Senate Control Slipping Away from Democrats

The last thing Barack Obama wants to see happen is for the Democrats to lose control of the Senate. When he was first elected in 2008, the Democrats controlled both the Senate and the House. Within two years the American people started to turn away from Obama and Republicans won control of the House quite handily. In 2012, the gap between Democrats and Republicans in the Senate narrowed, but not enough to wrestle control away.

With less than two weeks left before the 2014 midterm elections, it’s looking more and more like the Democrats are going to lose control of the Senate, making Obama a lame duck leader for his final two years. Republican control of both the Senate and House could hobble Obama’s efforts to get anything passed through Congress, forcing him to use more executive orders which could also place him in greater danger of legal challenges.

At the beginning of the year it didn’t seem like Republicans stood much of a chance of winning control of the Senate. As the year has progressed, Obama’s popularity and approval ratings have steadily fallen to near record lows. It’s gotten so bad that a growing number of Democrats are trying to distance themselves from Obama as they see him as an anchor weighing down their chances of winning their respective elections.

With just under two weeks left before the election, the chances of a GOP victory in the Senate are looming greater and greater each and every day. Dean Chambers with the Arlington Political Buzz Examiner puts it this way:

“According to polling numbers reported in the last few days, the odds of the Democrats retaining a majority in the United States Senate have gone from low to extremely low. Now the issue is not whether they will lose the Senate majority, but just how badly they will lose it. The bottom is falling out from their national Senate effort. I won’t go so far as to make a Dick Morris like predictions and say the Republicans could end up with a 60 seat Senate majority, but if the polling gets much worse for Democrats, the odds of that happening might just get upgraded from impossible to remotely possible.”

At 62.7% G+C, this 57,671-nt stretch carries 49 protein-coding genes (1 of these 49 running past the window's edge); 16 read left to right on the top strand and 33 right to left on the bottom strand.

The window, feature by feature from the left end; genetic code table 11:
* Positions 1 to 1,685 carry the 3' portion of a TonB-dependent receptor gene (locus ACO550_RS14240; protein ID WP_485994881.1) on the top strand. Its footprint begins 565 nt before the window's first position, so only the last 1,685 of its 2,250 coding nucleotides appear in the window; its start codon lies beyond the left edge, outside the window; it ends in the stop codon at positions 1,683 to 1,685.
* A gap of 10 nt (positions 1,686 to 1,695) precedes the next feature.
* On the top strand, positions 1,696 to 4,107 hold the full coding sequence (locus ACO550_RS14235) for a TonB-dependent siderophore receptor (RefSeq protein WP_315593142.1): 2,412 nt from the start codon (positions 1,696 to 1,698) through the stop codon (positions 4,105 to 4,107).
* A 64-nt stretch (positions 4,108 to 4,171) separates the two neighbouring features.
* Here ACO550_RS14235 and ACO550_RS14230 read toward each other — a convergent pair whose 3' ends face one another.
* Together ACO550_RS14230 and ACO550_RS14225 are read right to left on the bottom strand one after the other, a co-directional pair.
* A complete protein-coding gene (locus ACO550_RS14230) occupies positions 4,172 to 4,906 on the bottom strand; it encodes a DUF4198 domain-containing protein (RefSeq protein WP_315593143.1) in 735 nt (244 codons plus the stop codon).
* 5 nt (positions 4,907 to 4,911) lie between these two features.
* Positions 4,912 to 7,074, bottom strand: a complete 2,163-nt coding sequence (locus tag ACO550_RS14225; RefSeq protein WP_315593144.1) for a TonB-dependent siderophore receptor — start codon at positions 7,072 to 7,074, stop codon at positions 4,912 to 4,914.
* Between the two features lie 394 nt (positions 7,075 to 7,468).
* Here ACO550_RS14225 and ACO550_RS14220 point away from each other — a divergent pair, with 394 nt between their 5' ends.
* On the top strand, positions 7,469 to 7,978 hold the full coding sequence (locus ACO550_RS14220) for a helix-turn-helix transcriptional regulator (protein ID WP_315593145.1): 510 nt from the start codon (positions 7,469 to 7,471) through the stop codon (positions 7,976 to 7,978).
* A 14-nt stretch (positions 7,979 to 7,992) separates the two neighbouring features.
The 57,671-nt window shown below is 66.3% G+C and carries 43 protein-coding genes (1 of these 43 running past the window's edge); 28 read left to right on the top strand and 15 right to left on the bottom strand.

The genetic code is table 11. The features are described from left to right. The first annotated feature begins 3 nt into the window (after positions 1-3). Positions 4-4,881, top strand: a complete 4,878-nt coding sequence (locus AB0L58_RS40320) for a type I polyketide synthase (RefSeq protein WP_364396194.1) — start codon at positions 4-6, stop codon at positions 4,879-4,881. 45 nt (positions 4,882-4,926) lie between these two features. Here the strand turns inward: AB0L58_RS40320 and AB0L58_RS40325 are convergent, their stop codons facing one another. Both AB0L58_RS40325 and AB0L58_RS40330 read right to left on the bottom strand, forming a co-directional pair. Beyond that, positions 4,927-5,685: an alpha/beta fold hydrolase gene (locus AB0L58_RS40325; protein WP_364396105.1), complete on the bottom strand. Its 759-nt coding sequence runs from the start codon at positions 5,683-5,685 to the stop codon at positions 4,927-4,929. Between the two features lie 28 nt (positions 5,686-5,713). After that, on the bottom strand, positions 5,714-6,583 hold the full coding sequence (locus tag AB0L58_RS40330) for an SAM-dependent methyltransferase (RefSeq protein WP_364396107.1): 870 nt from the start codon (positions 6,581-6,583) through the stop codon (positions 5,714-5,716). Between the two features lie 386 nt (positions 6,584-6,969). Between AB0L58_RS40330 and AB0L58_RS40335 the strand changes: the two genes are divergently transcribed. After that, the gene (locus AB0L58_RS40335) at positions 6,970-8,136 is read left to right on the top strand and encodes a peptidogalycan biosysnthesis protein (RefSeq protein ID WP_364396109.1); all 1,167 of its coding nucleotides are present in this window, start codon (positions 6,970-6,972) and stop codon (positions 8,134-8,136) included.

He points out that in one key race, Senate Minority Leader Mitch McConnell (R-KY) has pulled ahead of Democratic challenger Allison Lundergan Grimes by 8 points in the latest polls. Even the Democratic National Committee has pulled running any more ads for Grimes and are concentrating their efforts elsewhere. Early on, the Democrats had counted on winning McConnell’s seat, but that seems very unlikely at this time.

Another key race is heating up in New Hampshire. Incumbent Sen. Jeanne Shaheen (D) had held a strong double digit lead over Republican Scott Brown, former senator from Massachusetts. That lead has dwindled to a mere three points which is within the margin of error of the two different polls reporting, making the race a virtual dead heat. Brown has been surging in the polls recently and with less than two weeks left, his peaking could be coming at just the right time to win Shaheen’s senate seat away from her.

There are three other Senate races where Democrats are expected to win without a real threat. However, in these three races – Michigan, Illinois and New Jersey, none of the Democratics have poll numbers of 50% or higher, which is the usual bench mark for an easy victory. In at least two of those races, the GOP challengers have pulled within 10 points and their numbers are still climbing. If they could pick up enough of the undecided votes in the next two weeks, they just may pull off huge upsets.

Chambers concludes:

“Those are five seats where Democrats were expect[ed] to coast to easy victory and few would worry about their odds of winning them, that could all be in play in the next week if the polls continue to move toward Republicans. Even without those seats, Republicans are likely to win a 53 senate seat majority. If the Republicans won those five seats, they would be at 58 seats in the Senate next year. Given the rumors of West Virginia Senator Joe Manchin and Maine Senator Angus King joining the Republican caucus, those two would give the GOP at 60 seat Senate majority in that scenario.”

“Is the notion of Republicans having 60 seats in the senate all that far-fetched at this point? Stay tuned, because it won’t take much more movement in the polls before this becomes taken more seriously as a possibility.”

Needless to say, the next two weeks are going to be very interesting as the direction and fate of our nation rests on what happens.